Richard, a middle manager in a big company, is successful and highly appreciated by his superiors for his brilliant ideas. At work he helps whenever he can. He is not the type to say "this is not my problem", he regularly helps his colleagues in solving their problems. At times Richard is tired, but he continues spreading his goodwill, even if this involves working overtime and neglecting his family. However, at the end of the year, one of his colleagues - the one he helped the most - receives the promotion Richard expected for himself. His yearly work performance is rated as mediocre by his boss, due to "partial fulfillment of the goals" and "room for improvement". Richard can't cope with his disappointment. He has the impression that everybody is against him, even his wife. The Art Therapist invites him to draw or paint A) his current situation B) the ideal situation he would like to have in two years' time, with color pencils or watercolors. No need to be skillful in drawing. It may be abstract, like spots or symbols. It is not an art contest. Richard is astonished by his own result: Drawing A) is chaotic, lines and shapes of various colors overlay each other, and nothing seems to make sense. Some strangely colored clouds are spread through a grey sky, over a landscape that looks like a garbage dump. Drawing B) on the other hand represents a pretty garden. Four distinct neatly colored spheres are harmoniously distributed in the sky. Everything is flooded with bright sunlight. Richard reflects on his true objectives. He wants to tidy up his life. He enters in a sort of active dream. Spontaneously, he explains the drawing to the therapist, associating each color to one of his personal values. He recovers his courage and thinks about what to change in his life. Look for a new job? Engage in a training program? Suddenly, everything seems possible and open to him. He dares to talk it over with his partner, and, to his astonishment, she encourages him to go ahead with a refreshing life change.
Jane loses her dream job
Jane loves her work at the BIO-label store. It is both hands-on and useful to nature and humanity. The physical activity keeps her fit and healthy, and she is happy to contribute to the clean and harmonious atmosphere of the shop. Clients appreciate her friendliness and useful advice. A new organization of the food deliveries completely changes her daily work: Jane has to carry heavy loads and stay after her usual hours. Her back aches and gradually worsens, and despite medication, work becomes unbearable. Her physician strongly recommends that she gives up her job. Today, thanks to social insurance and a modest lifestyle, she survives. Yet she feels useless, her children are out of the nest and her days are empty. She joins an Art Therapy group. The professional describes different techniques from which to choose. In no time, she discovers her own style. Pastel colors, fine and regular pencil lines form an abstract landscape. She is delighted to discover new skills, and finds pleasure in exploring them. Her good mood comes back, and she meets new friends for leisure and cultural activities.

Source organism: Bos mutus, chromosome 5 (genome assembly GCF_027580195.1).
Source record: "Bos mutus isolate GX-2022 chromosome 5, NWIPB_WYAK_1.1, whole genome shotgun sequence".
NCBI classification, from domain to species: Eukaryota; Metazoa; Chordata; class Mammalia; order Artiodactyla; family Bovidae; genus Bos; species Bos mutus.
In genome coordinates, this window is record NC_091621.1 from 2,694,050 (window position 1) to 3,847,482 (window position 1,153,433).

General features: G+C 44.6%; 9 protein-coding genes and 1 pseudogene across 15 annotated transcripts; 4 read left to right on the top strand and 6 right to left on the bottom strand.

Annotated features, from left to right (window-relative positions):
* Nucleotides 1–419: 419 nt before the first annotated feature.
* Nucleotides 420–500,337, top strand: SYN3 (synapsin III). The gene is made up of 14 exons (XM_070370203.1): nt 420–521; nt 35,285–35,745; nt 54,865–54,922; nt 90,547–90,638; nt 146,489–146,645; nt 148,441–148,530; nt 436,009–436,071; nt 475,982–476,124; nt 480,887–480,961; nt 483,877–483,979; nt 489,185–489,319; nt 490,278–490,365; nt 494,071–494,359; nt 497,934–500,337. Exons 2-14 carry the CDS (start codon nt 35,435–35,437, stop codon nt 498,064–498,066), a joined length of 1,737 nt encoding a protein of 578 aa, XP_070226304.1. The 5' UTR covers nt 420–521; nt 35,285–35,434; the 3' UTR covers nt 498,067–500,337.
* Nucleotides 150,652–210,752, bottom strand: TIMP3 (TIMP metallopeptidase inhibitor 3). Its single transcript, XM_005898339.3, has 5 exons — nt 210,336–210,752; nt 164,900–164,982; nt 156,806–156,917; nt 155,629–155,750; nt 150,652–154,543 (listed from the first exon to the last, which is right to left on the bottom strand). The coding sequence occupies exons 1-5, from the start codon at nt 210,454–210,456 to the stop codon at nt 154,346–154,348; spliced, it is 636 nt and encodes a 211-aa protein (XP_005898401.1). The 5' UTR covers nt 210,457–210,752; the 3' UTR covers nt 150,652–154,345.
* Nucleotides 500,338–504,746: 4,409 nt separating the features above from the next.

Caro and her night time accidents
Caro is 8 years old when her mother takes her to a first meeting with the Art Therapist due to bed-wetting incidents. While her mother summarizes the history of the problem in a difficult family environment, involving divorce and family re-composition, Caro finds some color pencils and starts using them. She follows the conversation of the two adults with one ear. Once her drawing is finished, she proudly presents it to them. Several sessions are scheduled to work with Cora alone. She agrees, and comes back for 4 sessions. Discovering the variety of material put at her disposal, Caro rapidly decides what she likes best: painting, collage, and playing with puppets. She becomes aware of her need to find her place in her new family setup. She needs attention from her mother and to spend time with her one-on-one. She needs to sort out the complex relationships involving her mother, the new companion, and his children. She spontaneously mentions she wants to stop bed-wetting and even sets up a plan on how to reach that goal. Two weeks later, her mother calls the therapist and tells her that Caro has successfully completed her goal.
Mrs. Smith and her solitude
Mrs. Smith, is an elderly woman of 86 who lives alone, with no family members within reach. Time seems long to her, and daily tasks have become too difficult for her, let alone activities outside the home. Social services deliver her food and medical care regularly. Her mental health steadily decreases: she is depressed, almost stops communicating all together, and categorically refuses all activities proposed by her social workers. Her daughter-in-law heard about the art therapy sessions I provide in a home for elderly people and asked me whether I could provide some private therapy sessions. Mrs. Smith agrees, and tells me about her former work in textiles. Now, once a week, I visit her at home, bringing along the necessary tools for the projects of her choice. While working, she becomes more like her former self, she develops concentration, initiative, and a poetic way of creation. As weeks go by, her mood improves, and she finds satisfaction and recovers her smile. At the present, Mrs. Smith, has even opened up to trying different new techniques, which she enjoys.